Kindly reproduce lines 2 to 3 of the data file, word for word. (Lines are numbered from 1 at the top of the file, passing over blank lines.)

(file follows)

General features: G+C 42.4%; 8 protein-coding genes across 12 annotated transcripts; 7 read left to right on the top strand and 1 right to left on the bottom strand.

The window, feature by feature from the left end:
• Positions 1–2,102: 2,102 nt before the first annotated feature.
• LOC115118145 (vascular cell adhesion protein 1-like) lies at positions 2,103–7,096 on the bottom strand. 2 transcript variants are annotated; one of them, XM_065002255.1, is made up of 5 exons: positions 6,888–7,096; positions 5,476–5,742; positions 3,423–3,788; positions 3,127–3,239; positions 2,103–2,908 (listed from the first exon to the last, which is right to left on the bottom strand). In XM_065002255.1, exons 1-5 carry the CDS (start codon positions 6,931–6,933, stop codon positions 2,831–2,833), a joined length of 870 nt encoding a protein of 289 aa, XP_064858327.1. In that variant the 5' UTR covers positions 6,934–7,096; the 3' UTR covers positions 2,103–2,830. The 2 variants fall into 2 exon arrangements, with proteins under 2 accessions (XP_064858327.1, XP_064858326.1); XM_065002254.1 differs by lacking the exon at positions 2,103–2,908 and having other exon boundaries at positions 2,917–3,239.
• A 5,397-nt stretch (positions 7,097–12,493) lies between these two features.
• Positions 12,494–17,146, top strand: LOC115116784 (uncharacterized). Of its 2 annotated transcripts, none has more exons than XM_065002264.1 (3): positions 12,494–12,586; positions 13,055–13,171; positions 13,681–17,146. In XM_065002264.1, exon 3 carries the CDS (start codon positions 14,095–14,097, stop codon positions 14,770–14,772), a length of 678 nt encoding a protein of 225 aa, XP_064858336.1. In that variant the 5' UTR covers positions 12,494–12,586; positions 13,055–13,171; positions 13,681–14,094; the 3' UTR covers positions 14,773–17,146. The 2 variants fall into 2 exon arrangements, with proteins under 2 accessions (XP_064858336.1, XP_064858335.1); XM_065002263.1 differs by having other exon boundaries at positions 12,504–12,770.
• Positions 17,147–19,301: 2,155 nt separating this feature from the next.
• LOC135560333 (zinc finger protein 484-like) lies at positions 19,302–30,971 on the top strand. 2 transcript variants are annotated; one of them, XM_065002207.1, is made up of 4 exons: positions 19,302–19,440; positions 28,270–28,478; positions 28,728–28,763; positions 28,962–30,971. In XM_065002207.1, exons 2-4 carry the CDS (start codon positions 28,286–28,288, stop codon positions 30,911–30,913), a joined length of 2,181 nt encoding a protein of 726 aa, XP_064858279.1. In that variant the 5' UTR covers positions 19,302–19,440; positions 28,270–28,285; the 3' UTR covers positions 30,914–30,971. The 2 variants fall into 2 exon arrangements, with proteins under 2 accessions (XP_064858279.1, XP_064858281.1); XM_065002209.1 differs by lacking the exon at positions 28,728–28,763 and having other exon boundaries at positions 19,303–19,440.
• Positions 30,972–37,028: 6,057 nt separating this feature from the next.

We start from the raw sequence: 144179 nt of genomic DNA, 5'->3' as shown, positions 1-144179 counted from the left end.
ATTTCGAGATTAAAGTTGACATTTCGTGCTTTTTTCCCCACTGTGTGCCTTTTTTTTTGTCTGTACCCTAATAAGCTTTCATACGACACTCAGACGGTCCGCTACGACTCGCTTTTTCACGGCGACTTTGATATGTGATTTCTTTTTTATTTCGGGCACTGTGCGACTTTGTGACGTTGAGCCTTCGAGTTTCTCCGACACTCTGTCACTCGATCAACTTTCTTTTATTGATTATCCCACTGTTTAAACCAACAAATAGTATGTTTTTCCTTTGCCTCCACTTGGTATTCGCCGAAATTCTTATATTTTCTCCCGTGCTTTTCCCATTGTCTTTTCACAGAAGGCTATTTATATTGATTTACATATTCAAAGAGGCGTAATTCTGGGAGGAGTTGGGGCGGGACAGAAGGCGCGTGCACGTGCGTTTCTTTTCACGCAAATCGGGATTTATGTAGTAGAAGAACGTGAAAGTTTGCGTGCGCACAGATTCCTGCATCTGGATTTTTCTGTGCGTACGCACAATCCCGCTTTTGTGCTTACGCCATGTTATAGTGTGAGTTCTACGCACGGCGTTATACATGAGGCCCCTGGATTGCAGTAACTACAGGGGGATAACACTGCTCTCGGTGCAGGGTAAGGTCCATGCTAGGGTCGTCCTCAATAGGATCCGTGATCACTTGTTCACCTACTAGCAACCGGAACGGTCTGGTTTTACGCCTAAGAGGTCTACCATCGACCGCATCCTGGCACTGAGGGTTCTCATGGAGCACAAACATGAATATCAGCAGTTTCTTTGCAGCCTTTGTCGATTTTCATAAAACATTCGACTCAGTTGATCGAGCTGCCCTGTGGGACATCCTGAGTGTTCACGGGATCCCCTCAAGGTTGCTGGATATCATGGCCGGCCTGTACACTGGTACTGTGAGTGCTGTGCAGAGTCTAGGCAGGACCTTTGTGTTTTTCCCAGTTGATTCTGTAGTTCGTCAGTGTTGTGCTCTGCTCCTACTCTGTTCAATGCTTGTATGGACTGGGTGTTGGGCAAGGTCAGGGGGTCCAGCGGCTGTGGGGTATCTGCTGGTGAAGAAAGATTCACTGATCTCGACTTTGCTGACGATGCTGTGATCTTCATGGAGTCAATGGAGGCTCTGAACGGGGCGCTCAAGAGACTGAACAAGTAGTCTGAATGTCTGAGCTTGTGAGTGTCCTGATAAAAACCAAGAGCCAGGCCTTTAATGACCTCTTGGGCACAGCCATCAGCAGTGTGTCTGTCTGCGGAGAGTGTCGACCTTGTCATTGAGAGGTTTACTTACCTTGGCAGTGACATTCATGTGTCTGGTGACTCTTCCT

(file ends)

The window, feature by feature from the left end:
• Positions 1–2,102: 2,102 nt before the first annotated feature.